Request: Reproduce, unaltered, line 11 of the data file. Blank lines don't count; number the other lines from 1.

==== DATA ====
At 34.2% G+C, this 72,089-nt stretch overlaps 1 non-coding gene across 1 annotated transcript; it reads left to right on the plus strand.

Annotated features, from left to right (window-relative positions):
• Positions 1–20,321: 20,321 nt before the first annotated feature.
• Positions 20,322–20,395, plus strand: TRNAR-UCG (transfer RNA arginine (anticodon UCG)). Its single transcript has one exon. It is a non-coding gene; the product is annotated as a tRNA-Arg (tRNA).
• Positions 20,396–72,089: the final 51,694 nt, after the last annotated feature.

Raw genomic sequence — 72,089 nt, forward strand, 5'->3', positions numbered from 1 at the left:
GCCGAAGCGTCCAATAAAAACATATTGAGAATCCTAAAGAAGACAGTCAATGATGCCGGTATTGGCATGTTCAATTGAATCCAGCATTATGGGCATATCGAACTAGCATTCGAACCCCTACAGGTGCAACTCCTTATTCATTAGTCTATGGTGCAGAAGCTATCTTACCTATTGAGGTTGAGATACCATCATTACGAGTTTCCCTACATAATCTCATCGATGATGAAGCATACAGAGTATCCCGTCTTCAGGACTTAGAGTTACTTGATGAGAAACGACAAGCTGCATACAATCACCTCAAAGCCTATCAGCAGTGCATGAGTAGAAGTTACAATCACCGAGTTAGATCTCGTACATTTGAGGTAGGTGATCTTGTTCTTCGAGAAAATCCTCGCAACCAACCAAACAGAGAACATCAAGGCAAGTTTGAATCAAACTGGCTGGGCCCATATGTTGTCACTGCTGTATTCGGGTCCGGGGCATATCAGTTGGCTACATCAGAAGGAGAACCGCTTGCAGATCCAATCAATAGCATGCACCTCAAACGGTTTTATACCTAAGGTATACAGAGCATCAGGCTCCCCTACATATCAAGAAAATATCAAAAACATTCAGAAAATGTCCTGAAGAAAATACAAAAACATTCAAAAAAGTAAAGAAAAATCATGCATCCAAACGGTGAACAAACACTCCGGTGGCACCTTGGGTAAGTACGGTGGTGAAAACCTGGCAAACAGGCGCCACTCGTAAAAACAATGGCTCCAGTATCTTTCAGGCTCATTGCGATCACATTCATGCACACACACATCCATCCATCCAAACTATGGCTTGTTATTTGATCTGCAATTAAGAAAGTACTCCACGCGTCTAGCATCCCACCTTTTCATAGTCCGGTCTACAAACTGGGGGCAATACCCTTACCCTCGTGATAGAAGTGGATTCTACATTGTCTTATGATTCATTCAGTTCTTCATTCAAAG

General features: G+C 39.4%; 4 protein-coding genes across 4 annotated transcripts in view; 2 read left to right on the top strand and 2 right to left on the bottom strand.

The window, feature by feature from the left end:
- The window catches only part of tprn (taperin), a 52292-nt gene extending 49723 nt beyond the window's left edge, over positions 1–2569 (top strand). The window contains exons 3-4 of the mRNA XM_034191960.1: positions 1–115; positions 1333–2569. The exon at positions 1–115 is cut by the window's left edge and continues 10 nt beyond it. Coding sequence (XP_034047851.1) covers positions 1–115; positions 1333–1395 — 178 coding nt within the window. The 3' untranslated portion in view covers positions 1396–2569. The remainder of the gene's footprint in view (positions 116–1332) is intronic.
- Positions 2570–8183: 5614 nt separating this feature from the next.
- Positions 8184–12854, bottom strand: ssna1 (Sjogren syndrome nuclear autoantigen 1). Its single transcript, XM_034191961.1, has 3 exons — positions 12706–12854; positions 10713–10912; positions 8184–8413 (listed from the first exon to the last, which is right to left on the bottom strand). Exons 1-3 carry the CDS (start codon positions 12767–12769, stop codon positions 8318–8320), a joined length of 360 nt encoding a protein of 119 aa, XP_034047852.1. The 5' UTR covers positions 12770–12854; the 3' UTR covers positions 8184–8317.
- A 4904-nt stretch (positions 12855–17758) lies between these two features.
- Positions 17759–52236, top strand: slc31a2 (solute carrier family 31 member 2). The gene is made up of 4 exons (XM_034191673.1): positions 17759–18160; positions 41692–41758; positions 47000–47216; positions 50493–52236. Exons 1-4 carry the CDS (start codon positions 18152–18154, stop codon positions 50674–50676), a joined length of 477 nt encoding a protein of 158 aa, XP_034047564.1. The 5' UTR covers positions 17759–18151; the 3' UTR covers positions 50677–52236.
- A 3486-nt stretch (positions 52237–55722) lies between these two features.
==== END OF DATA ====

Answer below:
- Positions 2570–8183: 5614 nt separating this feature from the next.